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Jan Brewer’s Veto Pen: Which Way Will It Wag On Arizona House Bill 2549?

TCPA Law
Today, Arizona Governor, Jan Brewer, vetoed Arizona House Bill 2729 — a piece of legislation concerning firearm freedoms. Being an Internet law firm, though, we’re more curious to see if Gov. Brewer will use the same veto power on Arizona House Bill 2549. A few weeks ago, the Arizona Legislature angered First Amendment advocates and freedom-loving netizens. Copper State officials poked the “hive mind” by passing Arizona House Bill 2549 – an Act intended to thwart cyberbullying and stalking, has instead caused consternation in free speech circles. Arizona House Bill 2549 Basics When you divorce Arizona’s new Internet law from legal analysis, its administrative purpose is to update section 13-2916 of the Arizona Revised Statutes – the state’s long-standing telephone ...

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Comparing DMCA and SOPA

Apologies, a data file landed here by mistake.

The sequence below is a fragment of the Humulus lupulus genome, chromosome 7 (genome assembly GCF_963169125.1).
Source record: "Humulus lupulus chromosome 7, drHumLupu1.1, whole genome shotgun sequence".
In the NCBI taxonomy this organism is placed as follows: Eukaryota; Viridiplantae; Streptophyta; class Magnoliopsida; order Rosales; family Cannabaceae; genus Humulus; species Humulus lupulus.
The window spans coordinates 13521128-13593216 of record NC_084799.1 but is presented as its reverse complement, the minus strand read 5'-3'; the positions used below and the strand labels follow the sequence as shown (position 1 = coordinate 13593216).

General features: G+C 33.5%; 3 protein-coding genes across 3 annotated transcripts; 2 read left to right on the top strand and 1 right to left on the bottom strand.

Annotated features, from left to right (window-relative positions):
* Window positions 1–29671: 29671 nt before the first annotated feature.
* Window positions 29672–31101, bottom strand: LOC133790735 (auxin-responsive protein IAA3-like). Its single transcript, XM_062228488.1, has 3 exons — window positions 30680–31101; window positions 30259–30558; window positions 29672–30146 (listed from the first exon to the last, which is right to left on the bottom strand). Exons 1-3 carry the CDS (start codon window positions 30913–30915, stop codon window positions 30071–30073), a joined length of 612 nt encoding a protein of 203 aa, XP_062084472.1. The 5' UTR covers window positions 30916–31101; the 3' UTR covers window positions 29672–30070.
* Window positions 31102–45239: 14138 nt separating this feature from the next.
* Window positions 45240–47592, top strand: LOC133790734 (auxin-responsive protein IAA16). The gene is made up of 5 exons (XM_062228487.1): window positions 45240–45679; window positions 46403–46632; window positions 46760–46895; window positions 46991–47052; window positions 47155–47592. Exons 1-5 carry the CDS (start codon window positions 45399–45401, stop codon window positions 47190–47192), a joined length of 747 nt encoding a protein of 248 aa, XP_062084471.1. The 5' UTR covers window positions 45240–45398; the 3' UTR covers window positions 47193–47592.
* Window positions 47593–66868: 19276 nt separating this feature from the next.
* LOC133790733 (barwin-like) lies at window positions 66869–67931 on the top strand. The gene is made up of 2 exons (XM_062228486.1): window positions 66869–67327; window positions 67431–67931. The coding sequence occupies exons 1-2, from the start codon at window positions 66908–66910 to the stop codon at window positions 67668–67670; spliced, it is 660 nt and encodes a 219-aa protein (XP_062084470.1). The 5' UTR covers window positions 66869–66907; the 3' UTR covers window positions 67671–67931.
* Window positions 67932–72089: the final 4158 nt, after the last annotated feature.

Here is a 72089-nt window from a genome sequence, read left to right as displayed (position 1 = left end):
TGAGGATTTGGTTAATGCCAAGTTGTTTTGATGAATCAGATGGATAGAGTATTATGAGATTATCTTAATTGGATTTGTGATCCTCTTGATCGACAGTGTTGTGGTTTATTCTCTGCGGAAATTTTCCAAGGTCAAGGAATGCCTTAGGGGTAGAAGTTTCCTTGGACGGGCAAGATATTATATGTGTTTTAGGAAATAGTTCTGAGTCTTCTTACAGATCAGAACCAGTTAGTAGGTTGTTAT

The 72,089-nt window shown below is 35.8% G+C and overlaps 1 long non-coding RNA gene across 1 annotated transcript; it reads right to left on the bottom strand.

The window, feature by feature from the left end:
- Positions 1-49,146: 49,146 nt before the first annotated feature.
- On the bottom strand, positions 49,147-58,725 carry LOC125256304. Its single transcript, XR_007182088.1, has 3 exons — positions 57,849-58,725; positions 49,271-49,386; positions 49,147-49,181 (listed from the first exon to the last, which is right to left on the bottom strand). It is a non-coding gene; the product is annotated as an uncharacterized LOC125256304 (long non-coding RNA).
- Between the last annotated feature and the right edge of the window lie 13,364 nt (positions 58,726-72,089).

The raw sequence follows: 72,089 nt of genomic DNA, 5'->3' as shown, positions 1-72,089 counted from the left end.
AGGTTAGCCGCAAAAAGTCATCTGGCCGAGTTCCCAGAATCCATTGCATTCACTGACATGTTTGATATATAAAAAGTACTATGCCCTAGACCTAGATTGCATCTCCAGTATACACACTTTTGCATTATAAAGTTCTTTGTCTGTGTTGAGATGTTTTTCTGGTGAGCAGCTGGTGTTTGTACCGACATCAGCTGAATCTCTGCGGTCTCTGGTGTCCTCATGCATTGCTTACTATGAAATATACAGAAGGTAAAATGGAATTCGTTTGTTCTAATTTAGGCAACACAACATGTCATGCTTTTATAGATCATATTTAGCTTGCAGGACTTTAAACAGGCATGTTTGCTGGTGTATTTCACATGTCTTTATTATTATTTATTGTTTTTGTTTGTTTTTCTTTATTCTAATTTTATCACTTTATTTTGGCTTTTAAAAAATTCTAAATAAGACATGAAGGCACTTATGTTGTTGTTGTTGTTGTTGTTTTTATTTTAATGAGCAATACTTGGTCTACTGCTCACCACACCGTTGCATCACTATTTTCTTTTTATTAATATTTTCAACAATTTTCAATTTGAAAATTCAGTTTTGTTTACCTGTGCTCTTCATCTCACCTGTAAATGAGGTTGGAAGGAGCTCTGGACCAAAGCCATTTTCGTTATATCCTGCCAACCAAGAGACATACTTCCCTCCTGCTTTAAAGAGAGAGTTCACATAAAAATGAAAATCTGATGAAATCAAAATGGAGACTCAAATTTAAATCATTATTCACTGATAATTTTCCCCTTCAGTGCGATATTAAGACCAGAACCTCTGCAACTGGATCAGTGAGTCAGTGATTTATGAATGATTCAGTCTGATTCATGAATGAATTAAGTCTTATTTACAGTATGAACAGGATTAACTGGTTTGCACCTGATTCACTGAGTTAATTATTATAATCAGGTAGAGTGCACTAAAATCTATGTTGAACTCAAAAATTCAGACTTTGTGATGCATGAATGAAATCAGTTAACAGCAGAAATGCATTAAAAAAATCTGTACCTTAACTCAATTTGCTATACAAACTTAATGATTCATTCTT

Federal and State Laws
SOPA is the big online copyright legal story of the year thus far. Which got me thinking about the good ‘ole Digital Millennium Copyright Act (DMCA) – the current work-horse of Internet intellectual property law. In this article we’ll briefly review each bill. So grab a cold one and settle in as we de-construct the various intellectual property laws currently in the news and try to make sense of it all in plain English. Comparing DMCA and SOPA: What the Heck is DMCA, Anyway? DMCA, for those of you who don’t obsessively follow the law, is the Digital Millennium Copyright Act. Thanks to anti-circumvention statues in the bill, the DMCA is the US copyright law that makes it illegal for ...